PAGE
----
The Jerusalem Feminist
I am not able to talk to Hadass S. Ben-Ari over the phone, since the time difference between Israel and New York City works at complete odds with our schedule. But we are finally able to connect through email. It's an ironic advantage for a piece about how the Internet is killing off the medium that Hadass and others still try to keep alive.
Hadass runs Fallopian Falafel, an almost-two-year-old zine in Jerusalem that is politically focused on third-wave feminism in the country. When asked about the content of the zine, Hadass replies, "On one hand, the zine includes articles and poems written by Israeli Jews about their views on feminism and the topic of the zine, in order to spread to the world feminist ideology from an Israeli/Jewish perspective. On the other, it also includes submissions from people from other countries and nationalities in order to spread various feminist views from around the world to the Israeli audience." She says that, politically, her zine is not part of the trendier scene in Tel Aviv, which focus on the Israeli-Palestinian debate and are frequently anti-religion and anti-Zionist. Hadass says she finds this offensive, because "it disregards a large chunk of Israeli public, especially Jerusalemites, most of whom are religious and Zionist."
So if Fallopian Falafel has a political line, it is that of gender, not nations. "My zine attempts to spread that aspect of feminism to the Israeli audience with a regular column called Riot Grrrl Corner, which appears in every issue and features a different female artist or band every time, in relation to the specific topic." Still, Hadass wishes for the exposure her zine might get in America, where the scene is more varied, as opposed to Israel, where "if a zine or a band is underground, it's REALLY underground, not known at all, playing in tiny venues to audiences of five to 10 people."
Harue Ino is an American living in Japan, and along with two contemporaries he publishes Menami, a culture and commentary zine. Out of all the people I interview, Ino's perspective most corresponds to what I traditionally think of as a zine: "We're just trying to capture the feeling of not belonging in a way that isn't depressing but at least a little enlightening – not being white enough, not being Asian enough, having accents, not having a family, not going to college, wanting to have a lot money, but mostly wanting to just sit around all day drinking cheap wine and listening to shitty music you love."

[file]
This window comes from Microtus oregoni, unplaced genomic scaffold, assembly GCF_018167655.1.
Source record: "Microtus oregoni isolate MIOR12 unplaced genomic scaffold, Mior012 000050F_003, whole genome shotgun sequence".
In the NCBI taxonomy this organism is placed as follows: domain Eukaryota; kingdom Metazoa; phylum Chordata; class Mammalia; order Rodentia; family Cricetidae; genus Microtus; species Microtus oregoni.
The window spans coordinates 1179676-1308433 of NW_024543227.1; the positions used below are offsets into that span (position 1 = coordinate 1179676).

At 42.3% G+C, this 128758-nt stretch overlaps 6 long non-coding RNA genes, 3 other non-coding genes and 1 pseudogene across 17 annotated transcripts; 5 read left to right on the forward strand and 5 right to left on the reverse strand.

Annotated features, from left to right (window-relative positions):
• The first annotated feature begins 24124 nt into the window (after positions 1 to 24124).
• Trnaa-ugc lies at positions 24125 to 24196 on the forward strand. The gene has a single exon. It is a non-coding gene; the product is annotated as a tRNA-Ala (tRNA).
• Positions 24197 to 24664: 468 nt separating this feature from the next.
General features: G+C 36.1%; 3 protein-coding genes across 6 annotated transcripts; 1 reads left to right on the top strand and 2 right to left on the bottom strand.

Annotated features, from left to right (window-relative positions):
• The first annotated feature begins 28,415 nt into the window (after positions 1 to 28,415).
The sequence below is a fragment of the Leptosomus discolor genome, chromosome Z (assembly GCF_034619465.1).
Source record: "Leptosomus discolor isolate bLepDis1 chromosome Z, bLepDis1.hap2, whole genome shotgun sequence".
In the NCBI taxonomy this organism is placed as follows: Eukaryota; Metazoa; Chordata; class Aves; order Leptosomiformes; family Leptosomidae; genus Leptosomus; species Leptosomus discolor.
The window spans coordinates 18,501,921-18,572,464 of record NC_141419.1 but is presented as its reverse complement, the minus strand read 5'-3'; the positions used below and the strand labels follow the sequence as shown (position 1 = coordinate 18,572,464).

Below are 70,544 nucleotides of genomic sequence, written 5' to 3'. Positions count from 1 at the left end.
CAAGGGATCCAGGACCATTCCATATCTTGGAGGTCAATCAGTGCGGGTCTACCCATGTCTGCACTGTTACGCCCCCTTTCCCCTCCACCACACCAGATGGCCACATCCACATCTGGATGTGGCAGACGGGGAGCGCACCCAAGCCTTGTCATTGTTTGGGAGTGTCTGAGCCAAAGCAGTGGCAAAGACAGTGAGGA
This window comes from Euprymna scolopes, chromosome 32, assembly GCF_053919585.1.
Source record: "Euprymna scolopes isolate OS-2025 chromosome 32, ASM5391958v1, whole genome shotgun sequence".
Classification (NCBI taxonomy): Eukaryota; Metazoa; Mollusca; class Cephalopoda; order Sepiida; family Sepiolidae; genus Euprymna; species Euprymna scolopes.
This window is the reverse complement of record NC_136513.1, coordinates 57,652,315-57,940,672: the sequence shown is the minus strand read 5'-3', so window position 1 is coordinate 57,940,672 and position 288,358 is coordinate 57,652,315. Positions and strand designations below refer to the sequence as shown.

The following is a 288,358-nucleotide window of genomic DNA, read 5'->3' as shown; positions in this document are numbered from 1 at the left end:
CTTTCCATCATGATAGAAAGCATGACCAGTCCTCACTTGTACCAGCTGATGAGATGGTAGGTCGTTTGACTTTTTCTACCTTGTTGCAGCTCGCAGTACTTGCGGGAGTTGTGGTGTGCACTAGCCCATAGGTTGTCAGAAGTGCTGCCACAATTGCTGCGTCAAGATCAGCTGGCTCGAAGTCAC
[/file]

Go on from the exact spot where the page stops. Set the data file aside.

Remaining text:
While Ino also dodges the cheap Internet versus costly publication question by waxing philosophical about the tactile experience of holding a blog in your hand, she also admits that Japanese culture is a little more traditional (though the word Ino uses is "dramatic") in regard to that form of media. "A guy finds a zine next to him in a bar in Tokyo and he picks it up and reads it then he doesn't stick it in his bag and take it home because it asks him not to. He feels like he's part of a secret club. He feels a sense of belonging and romanticism and goes home and calls the lady he has a crush on and asks her to lunch."
But for all the romanticism, political statements and underground credibility, it must be mentioned that three of these four zines have presences online, which makes it much easier to track these people down. I'm still not sure if there's a grand statement to be made about the overarching "death of print media" that everyone seems so desperate to apply to any situation these days, or if these "last guards" of the zine world are merely the current torchbearers for a form of media that has always been underground and elusive.